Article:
I think this attitude is a mistake though – capoeiristas are not in competition with each other (outside the roda) except in the most limited, small minded sense. So let me backpedal a bit and say where the suspicious minds are right: when people have already heard about capoeira and come looking for you, whether they’ve done capoeira before in another city or whether they’ve just heard of it and are desperate to try. In that small case capoeira schools are competing fairly directly (although if you’re too far away, on the wrong nights of the week or etc. that person is not likely to stick around). There’s not a lot of these guys though, maybe 10 per year at most through the whole of Perth? (That’s probably an overestimate.) In which case 2 schools instead of 1 is a big hit, but 5 schools instead of 4 isn’t going to make much of a difference.

So where is the competition? In my opinion it’s between capoeira and all the other hobbies and sports out there. Instead of capoeira people are playing football, volleyball, computer games, going to boot camps… there’s literally millions of people out there that we could be trying to get into capoeira. If we could get our message out to 0.1% of those people every capoeira school would be rolling in students. And it’s not a zero-sum game either. If one of us does well we’re all going to benefit.

I was talking about other things with one of the capoeira teachers here recently, and he made a really good point. “When someone does a show, do you think they remember the name of the group? No, if it they like it or they hate it all they will remember is capoeira. Then they’ll go to the group most convenient for them. Or if it’s a bad show they’ll go away thinking they know what capoeira is now, and that it’s crap.” Pretty much any advertising we do is going to be similar. Putting out crap stuff will give a rasteira to us all, but if we build a great community we’ll all benefit.

We’ll benefit even if the students go to another group. If other groups around you are doing well there will be better rodas to visit, better events to go to, but also if you’ve got a good relationship going then there will be more people to come to your rodas and more people to come to your events. I don’t think there’s a capoeira teacher out there that would rather someone didn’t do capoeira at all than start at a different group, but for some reason we never see it like that.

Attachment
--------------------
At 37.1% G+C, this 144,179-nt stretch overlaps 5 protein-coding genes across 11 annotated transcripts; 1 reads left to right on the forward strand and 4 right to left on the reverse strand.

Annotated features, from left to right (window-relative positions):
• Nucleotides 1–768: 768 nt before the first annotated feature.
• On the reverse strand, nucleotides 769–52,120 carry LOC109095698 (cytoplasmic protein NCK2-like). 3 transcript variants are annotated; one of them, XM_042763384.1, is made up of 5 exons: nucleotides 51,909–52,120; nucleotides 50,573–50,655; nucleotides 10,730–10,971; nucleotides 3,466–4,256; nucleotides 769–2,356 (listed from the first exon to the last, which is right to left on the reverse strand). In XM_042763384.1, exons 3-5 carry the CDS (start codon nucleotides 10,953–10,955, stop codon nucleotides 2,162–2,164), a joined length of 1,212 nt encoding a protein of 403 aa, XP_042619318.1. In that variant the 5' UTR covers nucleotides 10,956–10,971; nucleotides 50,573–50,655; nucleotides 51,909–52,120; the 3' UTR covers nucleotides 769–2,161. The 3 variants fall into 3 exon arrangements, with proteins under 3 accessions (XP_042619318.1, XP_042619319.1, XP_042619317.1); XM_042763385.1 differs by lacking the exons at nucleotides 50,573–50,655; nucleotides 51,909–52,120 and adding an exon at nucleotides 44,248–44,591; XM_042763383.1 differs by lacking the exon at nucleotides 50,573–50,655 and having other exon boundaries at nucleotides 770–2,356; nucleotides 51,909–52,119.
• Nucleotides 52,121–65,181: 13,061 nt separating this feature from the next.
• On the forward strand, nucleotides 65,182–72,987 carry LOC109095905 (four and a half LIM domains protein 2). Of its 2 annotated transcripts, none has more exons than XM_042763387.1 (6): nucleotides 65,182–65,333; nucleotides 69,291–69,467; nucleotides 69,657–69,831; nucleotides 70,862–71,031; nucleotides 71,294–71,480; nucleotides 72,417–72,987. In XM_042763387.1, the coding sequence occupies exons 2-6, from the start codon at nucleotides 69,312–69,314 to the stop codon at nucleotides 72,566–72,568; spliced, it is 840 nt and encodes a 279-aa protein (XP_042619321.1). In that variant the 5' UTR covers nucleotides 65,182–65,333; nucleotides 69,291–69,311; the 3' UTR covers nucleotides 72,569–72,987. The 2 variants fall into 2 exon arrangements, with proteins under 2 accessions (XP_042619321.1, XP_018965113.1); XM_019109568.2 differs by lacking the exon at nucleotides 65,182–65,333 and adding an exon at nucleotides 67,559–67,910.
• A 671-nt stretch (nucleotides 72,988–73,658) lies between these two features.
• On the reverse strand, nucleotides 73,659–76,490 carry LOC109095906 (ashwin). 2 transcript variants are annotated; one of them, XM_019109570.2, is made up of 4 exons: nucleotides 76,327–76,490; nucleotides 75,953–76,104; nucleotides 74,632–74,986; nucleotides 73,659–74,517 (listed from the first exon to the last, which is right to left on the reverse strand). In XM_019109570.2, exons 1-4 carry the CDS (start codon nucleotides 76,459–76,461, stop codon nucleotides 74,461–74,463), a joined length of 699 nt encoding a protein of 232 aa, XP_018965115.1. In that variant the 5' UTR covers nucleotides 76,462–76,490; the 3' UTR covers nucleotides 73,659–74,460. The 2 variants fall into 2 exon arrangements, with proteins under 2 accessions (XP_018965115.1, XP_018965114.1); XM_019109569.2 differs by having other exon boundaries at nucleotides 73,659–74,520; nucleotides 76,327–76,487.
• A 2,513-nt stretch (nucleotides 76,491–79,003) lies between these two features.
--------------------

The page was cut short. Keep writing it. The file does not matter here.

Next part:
Speaking for myself as well, I don’t want to pinch students from other groups, or undercut them or similar unpleasant “business” practices. As welcome as all the friends I’ve made here through capoeira are in our classes (and I love you guys) I want to get fresh faces and teach them to play capoeira the way I was brought up in it, to teach them the style I love. I don’t want to retrain styles from other groups, I want every capoeira student out there to train in the style they prefer. Whether that’s Cordao De Ouro style, pure Regional, Angola or whatever makes them happy and suits their body the best.

I know this all gets more complicated when people are making their living at it, rather than teaching on the side (which gives you a much more comfortable viewpoint), but these are my thoughts. I’d love to hear other people’s opinions about it. In the mean time, seasons best wishes to everyone and hope you have a fantastic and harmonious new year!

Expanding the group

I said before we needed to grow the group. As part of that we’re opening new capoeira classes in Perth, in the Bayswater suburb. We got very lucky with some contacts and they gave us the first month rent free, which allowed me to run some free capoeira classes to try and build up a bit of a buzz. So I’ve been spamming my facebook (sorry guys), putting up posters all over Bayswater, Yokine and Mount Lawley (I feel like I’ve been putting up posters over the whole of Perth), I made a meetup group…

Actually I discovered something pretty handy. Meetup groups cost money to set up, but if you go all the way through the setup and stop before you have to pay then after a few hours they’ll send you a 50% discount code. Better than a poke in the eye or a big rasteira. Lobo’s top tip for the day. 😉 Two people have signed up through meetup so far, but neither of them has attended yet. We’ll see if it was worth the investment.

The first free class was last Tuesday and we had 5 new people in to train, so that was great. Not a bad start at all. One of them wrote up a really nice report on his blog (here, lots about martial arts too) which made me smile. Everyone tried really hard, despite the often confusing and apparently unintuitive nature of your first capoeira class, and I was really impressed.

If we could get five students like that who came every week then I know our school would be amazing fun (to run and participate in) and the skill level would rocket. There’s one more free class this coming Tuesday and a few more people have promised to try it, so fingers crossed we can get some regulars going.

One last thing, the posters for all of this were a beautiful example of karma in action. I gave a friend a room in our shared house as a student for a few weeks years ago (it was a tiny room too, basically a closet with a window) and he came back and made me an amazing poster without my even asking. What a gent!Image

Adventures in starting a Perth capoeira group